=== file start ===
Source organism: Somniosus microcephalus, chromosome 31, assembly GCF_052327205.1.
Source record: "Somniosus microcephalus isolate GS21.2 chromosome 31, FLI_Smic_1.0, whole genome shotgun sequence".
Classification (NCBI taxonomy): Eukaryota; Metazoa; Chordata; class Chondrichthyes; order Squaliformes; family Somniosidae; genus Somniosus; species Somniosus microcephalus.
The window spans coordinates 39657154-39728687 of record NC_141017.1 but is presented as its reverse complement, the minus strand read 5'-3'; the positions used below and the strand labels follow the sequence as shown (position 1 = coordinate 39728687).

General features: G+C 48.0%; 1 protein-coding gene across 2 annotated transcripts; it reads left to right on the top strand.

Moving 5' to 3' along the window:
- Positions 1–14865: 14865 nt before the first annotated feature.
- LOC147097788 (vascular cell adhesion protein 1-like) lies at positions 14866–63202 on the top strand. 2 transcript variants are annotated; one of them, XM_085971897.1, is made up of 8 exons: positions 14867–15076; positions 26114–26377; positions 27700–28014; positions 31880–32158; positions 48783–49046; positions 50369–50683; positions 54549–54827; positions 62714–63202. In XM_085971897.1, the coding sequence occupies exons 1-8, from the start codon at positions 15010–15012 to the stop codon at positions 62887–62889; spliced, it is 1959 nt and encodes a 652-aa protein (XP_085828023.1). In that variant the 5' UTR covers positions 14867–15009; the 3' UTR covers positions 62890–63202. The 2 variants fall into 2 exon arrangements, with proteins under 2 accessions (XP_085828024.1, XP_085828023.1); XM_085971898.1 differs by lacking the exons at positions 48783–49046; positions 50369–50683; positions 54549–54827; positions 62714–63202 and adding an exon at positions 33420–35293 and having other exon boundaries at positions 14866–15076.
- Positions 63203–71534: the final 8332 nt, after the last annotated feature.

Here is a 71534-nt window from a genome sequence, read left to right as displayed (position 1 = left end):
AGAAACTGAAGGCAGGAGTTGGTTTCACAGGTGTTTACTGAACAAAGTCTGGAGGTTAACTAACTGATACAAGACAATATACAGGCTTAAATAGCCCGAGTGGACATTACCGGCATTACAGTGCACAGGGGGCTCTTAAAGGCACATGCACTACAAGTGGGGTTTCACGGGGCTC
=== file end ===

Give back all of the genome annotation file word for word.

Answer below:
Source organism: Somniosus microcephalus, chromosome 31, assembly GCF_052327205.1.
Source record: "Somniosus microcephalus isolate GS21.2 chromosome 31, FLI_Smic_1.0, whole genome shotgun sequence".
Classification (NCBI taxonomy): Eukaryota; Metazoa; Chordata; class Chondrichthyes; order Squaliformes; family Somniosidae; genus Somniosus; species Somniosus microcephalus.
The window spans coordinates 39657154-39728687 of record NC_141017.1 but is presented as its reverse complement, the minus strand read 5'-3'; the positions used below and the strand labels follow the sequence as shown (position 1 = coordinate 39728687).

General features: G+C 48.0%; 1 protein-coding gene across 2 annotated transcripts; it reads left to right on the top strand.

Moving 5' to 3' along the window:
- Positions 1–14865: 14865 nt before the first annotated feature.
- LOC147097788 (vascular cell adhesion protein 1-like) lies at positions 14866–63202 on the top strand. 2 transcript variants are annotated; one of them, XM_085971897.1, is made up of 8 exons: positions 14867–15076; positions 26114–26377; positions 27700–28014; positions 31880–32158; positions 48783–49046; positions 50369–50683; positions 54549–54827; positions 62714–63202. In XM_085971897.1, the coding sequence occupies exons 1-8, from the start codon at positions 15010–15012 to the stop codon at positions 62887–62889; spliced, it is 1959 nt and encodes a 652-aa protein (XP_085828023.1). In that variant the 5' UTR covers positions 14867–15009; the 3' UTR covers positions 62890–63202. The 2 variants fall into 2 exon arrangements, with proteins under 2 accessions (XP_085828024.1, XP_085828023.1); XM_085971898.1 differs by lacking the exons at positions 48783–49046; positions 50369–50683; positions 54549–54827; positions 62714–63202 and adding an exon at positions 33420–35293 and having other exon boundaries at positions 14866–15076.
- Positions 63203–71534: the final 8332 nt, after the last annotated feature.

Here is a 71534-nt window from a genome sequence, read left to right as displayed (position 1 = left end):
AGAAACTGAAGGCAGGAGTTGGTTTCACAGGTGTTTACTGAACAAAGTCTGGAGGTTAACTAACTGATACAAGACAATATACAGGCTTAAATAGCCCGAGTGGACATTACCGGCATTACAGTGCACAGGGGGCTCTTAAAGGCACATGCACTACAAGTGGGGTTTCACGGGGCTC